Metasequoia glyptostroboides
Common name: 
Dawn Redwood
Pronunciation: 
met-a-se-KWOY-a glip-to-stro-BOY-dez
Family: 
Cupressaceae
Genus: 
Type: 
Conifer
Native to (or naturalized in) Oregon: 
No
  • Deciduous conifer, 70-100 ft (21-30 m), excurrent, pyramidal, flat topped when mature.  Needles 15 mm long, opposite, straight or slightly curved, bright green above, light green below.  Female cone solitary, ca. 2.5 cm diam.  Bark reddish brown when young, darker, fissuring, and exfoliating in strips when mature.
  • Sun. Easy to transplant, performs best in moist, well-drained, slightly acid soils.
  • Hardy to USDA Zone 4     Native to Sichuan (Szechuan, Szechwan), China.  Only introduced in 1948. Several cultivars are available, including:
    • 'Gold Rush'  -  bright yellow foliage in spring and retains much of the color throughout the summer
    • 'Miss Grace'  -  more or less ground sprawling, but if staked, a small tree with weeping branches
  • State Fossil of Oregon:     The Oregon legislature designated the Metasequoia as the official state fossil in 2005.  Metasequoia flourished in the Miocene epoch of 25 to 5 million years ago and left its record embedded in rocks across the Oregon landscape.
  • Corvallis: tree in Riverfront Park, just south of the Harrison Ave. bridge.
  • Oregon State Univ. campus: two trees, young and older, northeast of Community Hall
    • The Daily Barometer (June 3, 1948) reported that Professor J.R. Dilworth, assistant professor of forest management, recently received a packet of dawn redwood seeds from [Harvard’s] Arnold Arboretum, Jamaica Plains, Massachusetts.  According to Dilworth the ancient trees would soon be growing in the Peavy arboretum north of Corvallis.  The article further states that the seeds were collected by Dr. Chaney, a paleobotanist at the University of California, during an expedition to China earlier in the year. (It is likely that the seeds from Arnold Arboretum were actually sent by Dr. E. D. Merrill, the Director of the Arboretum, for Merrill received such seeds from a Chinese scientist in January 1948 and quickly redistributed then to institutions and individuals in the U.S, including Chaney).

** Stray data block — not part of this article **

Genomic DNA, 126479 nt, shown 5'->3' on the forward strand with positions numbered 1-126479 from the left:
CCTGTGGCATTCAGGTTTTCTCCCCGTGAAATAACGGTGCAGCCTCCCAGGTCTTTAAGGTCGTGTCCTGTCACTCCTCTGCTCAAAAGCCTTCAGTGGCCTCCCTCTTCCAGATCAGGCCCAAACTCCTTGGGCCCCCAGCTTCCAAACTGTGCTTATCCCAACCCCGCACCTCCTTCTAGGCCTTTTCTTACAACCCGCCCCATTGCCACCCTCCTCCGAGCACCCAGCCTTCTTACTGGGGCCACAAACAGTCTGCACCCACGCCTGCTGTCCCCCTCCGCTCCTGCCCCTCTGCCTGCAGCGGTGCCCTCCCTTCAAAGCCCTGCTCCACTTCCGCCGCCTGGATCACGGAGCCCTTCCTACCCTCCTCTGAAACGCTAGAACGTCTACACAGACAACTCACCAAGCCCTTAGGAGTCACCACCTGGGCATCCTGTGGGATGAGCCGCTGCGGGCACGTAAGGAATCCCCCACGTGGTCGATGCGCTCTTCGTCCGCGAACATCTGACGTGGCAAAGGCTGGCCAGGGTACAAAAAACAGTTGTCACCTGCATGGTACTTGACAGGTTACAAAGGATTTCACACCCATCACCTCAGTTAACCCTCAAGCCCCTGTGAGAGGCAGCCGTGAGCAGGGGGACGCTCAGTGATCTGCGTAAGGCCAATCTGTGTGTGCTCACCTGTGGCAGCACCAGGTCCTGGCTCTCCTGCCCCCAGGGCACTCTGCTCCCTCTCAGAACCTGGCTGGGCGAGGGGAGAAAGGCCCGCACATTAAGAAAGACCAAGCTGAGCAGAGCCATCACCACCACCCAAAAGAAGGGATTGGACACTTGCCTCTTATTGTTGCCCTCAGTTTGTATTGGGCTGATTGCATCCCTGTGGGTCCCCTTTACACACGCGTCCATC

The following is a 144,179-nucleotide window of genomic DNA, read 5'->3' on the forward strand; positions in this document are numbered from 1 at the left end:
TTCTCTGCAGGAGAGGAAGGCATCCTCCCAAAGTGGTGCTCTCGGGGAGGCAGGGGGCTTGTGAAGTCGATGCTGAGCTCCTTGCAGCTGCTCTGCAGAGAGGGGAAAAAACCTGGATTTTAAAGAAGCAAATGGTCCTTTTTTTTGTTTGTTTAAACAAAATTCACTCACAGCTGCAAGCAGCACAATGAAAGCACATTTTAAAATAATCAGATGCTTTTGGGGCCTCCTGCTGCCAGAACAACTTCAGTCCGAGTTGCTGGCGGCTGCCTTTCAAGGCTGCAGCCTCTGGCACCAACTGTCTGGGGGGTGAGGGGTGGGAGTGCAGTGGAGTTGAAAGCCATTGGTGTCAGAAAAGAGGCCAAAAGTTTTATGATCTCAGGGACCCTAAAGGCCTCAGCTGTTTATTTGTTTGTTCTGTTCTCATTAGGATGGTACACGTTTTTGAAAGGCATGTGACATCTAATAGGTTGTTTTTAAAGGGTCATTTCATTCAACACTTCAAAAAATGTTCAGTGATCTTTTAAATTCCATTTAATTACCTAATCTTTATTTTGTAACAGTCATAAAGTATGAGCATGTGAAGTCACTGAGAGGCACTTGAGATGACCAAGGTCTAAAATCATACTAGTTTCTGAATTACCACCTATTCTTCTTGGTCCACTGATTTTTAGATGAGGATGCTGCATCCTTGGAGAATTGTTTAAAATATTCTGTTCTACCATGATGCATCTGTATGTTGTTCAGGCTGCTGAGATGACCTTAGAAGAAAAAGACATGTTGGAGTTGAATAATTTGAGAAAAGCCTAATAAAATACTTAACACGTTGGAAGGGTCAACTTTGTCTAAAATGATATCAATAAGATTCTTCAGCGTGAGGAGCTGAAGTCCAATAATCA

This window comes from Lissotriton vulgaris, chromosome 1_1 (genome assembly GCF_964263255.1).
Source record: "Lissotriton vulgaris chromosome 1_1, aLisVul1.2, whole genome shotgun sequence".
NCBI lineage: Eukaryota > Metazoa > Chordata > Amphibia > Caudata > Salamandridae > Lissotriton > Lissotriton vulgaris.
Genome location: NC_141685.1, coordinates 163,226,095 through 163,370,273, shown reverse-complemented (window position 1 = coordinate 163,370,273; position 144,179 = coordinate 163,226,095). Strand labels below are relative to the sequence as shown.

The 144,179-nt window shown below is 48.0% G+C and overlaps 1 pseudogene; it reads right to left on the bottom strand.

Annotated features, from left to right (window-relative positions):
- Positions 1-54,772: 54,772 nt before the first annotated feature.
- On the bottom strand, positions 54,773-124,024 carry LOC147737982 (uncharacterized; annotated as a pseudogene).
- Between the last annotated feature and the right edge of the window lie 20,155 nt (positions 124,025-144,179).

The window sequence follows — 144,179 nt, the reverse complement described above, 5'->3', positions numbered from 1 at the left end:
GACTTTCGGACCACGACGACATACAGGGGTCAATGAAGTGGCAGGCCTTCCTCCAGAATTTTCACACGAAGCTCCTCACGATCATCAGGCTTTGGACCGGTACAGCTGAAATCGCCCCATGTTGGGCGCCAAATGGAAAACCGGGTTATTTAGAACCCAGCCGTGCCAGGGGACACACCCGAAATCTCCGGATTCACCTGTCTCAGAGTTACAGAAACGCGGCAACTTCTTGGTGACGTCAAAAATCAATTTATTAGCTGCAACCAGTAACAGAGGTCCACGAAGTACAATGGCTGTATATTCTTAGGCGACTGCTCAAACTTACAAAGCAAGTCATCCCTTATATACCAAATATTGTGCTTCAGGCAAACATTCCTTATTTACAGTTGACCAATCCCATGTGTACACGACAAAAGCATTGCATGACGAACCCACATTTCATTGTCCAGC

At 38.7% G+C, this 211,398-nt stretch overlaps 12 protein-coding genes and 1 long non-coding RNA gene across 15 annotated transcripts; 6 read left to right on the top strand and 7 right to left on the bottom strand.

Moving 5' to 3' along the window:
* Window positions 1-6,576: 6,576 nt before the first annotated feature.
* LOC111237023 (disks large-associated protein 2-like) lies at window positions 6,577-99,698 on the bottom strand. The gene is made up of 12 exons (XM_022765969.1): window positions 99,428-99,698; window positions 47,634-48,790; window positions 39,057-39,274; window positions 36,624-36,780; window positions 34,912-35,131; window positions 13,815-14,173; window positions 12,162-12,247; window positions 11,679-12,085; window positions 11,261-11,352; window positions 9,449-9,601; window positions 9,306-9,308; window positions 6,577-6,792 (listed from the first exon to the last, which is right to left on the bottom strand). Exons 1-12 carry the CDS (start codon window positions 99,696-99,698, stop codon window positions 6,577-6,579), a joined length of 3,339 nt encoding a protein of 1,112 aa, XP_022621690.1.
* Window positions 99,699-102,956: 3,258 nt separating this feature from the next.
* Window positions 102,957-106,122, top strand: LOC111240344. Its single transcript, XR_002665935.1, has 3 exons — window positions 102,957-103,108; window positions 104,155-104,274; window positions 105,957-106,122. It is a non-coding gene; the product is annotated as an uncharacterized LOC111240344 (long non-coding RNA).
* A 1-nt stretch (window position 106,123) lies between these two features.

• It is reported in the Daily Barometer, April, 26, 1949, that Chaney gave three rare trees (called Dawn Sequoia in the article) to Paul Dunn, dean of the school of forestry, for planting on the Oregon State campus.  The seedling trees were about a foot tall and were derived from seeds Chaney planted in April 1948.  Donald J. Martel, head of the department of landscape architecture, was charged with selecting a site suitable for the young trees.​
    • It is often presumed that large dawn redwood in front (east) of Community Hall is one of the trees gifted to Dean Dunn in 1949.  Some have conjectured that the two large dawn redwood trees in front of the Peavy Lodge in the Peavy Arboretum are also part of the gift from Chaney.   Hard evidence as to the origin of all three trees is lacking.  Also it is not clear what happened to the seeds received by Dilworth in 1948, possibly some of the dawn redwood trees around the Peavy Forest Science Center are derived from these seeds.
    • A smaller tree stands to the north of the large dawn redwood, it was planted on June 4, 1991 to memorialize those affected by the violent crackdown on protesting students in Tiananmen Square, Beijing (Daily Barometer, June 20, 1991)..  The protest was forcibly suppressed by armed troops supported by tanks on 4 June, 1998. Reporters and Western diplomats there that day estimated that hundreds to thousands of protesters were killed in the Tiananmen Square Massacre, and as many as 10,000 were arrested.

 

Click image to enlarge
  • plant habit: winter, early spring, and mid-spring

    plant habit: winter, early spring, and mid-spring

  • male (pollen) catkins, early spring

    male (pollen) catkins, early spring

  • pollen (male) cones

    pollen (male) cones

  • female cones at seed release, early spring

    female cones at seed release, early spring

  • plant habit, summer

    plant habit, summer

  • branches

    branches

  • branch with cone

    branch with cone

  • needles, comparison

    needles, comparison

  • cones and leaves, Sept.

    cones and leaves, Sept.

  • plant habit, late fall

    plant habit, late fall

  • foliage, fall

    foliage, fall

  • plant habit, winter and trunk

    plant habit, winter and trunk

  • trunk, bark

    trunk, bark

  • winter twigs, buds

    winter twigs, buds